Farmer Focus: 5 Lessons From The 2020-2021 Cropping Season


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Richard Harris Emily Fleur Photography
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We are at the end of what it’s safe to say has been a somewhat disappointing harvest.

Time now to reflect on the season, highlighting the good, bad, and ugly in preparation to improve before we start all over again.

Even though it’s an annual occurence, the list never seems to get much smaller! We’re either slow learners or too impatient in trying to reach the next milestone.

Whether that be yield, quality, economic, environmental, or social goals.

What did we learn from 2020-2021?

  1. That direct drilling winter wheat after spring linseed could be one of the easiest entries. Soil structure was extremely friable and well structured, leading to a very pleasing autumn and winter establishment adding value to the break crop in the rotation.
  2. Our wheat blend out yielded the straights by 0.9t/ha on average, based on combine yield maps. So, nothing official and with some known field variation, but potentially points us in the right direction.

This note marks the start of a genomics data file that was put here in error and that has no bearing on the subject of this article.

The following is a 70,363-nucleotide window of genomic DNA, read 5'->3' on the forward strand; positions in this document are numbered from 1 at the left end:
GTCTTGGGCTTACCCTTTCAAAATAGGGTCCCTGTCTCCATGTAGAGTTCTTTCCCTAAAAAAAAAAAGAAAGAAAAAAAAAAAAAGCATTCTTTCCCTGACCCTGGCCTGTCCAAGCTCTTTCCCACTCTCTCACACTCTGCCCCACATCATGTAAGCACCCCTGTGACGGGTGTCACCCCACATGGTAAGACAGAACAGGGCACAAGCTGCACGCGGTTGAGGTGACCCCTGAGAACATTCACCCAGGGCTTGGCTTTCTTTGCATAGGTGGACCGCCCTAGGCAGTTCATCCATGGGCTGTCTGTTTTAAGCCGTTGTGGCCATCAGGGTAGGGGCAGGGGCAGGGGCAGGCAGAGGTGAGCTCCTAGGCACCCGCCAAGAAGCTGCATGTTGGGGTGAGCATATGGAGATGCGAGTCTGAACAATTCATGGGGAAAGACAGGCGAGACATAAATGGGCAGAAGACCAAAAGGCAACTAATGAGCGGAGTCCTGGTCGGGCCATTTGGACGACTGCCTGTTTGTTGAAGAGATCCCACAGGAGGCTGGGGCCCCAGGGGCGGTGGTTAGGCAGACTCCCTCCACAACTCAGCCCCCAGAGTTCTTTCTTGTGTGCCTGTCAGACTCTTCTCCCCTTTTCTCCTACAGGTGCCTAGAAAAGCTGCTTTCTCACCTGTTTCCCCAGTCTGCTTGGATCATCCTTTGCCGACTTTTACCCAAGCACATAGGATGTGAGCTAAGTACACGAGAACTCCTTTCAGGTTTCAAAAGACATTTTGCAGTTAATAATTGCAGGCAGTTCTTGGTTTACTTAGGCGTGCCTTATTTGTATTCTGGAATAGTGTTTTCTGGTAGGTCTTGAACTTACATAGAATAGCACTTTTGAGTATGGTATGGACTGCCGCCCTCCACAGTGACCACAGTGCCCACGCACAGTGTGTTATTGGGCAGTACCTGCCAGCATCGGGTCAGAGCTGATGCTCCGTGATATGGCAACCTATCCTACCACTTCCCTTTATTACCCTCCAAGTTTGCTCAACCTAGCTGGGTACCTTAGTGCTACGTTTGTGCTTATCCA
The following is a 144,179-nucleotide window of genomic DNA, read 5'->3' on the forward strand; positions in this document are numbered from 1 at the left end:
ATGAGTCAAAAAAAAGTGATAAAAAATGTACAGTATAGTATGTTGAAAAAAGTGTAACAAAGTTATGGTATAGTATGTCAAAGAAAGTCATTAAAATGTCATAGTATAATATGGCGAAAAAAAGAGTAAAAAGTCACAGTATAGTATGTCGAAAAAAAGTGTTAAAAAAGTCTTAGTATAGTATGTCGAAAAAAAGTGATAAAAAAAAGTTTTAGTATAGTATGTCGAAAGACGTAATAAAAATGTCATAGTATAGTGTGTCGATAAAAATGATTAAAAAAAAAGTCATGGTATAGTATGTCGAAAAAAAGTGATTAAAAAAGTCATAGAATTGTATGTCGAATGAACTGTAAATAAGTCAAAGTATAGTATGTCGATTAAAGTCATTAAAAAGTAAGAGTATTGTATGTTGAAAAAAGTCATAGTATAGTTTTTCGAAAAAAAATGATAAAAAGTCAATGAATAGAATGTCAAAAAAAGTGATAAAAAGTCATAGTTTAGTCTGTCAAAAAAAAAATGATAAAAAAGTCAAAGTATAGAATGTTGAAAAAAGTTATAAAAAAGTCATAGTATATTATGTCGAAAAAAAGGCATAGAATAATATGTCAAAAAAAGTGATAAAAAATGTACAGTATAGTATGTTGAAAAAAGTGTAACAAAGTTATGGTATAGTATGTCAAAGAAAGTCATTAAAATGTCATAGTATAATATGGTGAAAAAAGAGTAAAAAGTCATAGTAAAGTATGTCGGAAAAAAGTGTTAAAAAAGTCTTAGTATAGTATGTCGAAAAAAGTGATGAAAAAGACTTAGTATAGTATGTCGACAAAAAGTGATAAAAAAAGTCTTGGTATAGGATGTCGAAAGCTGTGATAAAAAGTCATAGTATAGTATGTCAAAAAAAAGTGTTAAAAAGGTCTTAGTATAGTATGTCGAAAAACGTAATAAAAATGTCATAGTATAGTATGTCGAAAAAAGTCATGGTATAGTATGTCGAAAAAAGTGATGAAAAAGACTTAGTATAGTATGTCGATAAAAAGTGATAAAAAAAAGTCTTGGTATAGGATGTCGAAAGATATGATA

3. Grazing winter wheat increased yield by 0.3t/ha based on combine yield maps in a single split field situation. This surprised us, as the sheep entered the field far too late in our opinion, but the result indicates otherwise. Something we’ll expand on for this season.
  4. A dry and cold spring leads to poor spring barley and linseed establishment in a no-till system. Therefore, a set of discs has been purchased for chits of volunteers/weeds along with tilth and moisture creation in a dry spring to get crops away.
  5. Moving away from insecticides isn’t without its yield or quality penalties. The wheat was stunted in patches with barley yellow dwarf virus, with the linseed taking a grazing from the flax beetle. Both economically damaging in the short term. Let’s hope the long-term benefits are there, as we will persist for the coming season without the use of them.

Although the trials and tribulations of the growing season can lead to despair at times, with a lot of significant factors out of our control.

We must remember that it wouldn’t be much fun if everything was plain sailing! Or would it? Never the less, we’ll be entering the autumn with the usual high hopes, quoting Del Boy, “One day Rodney, we’ll be millionaires…”

(H/T: FW)

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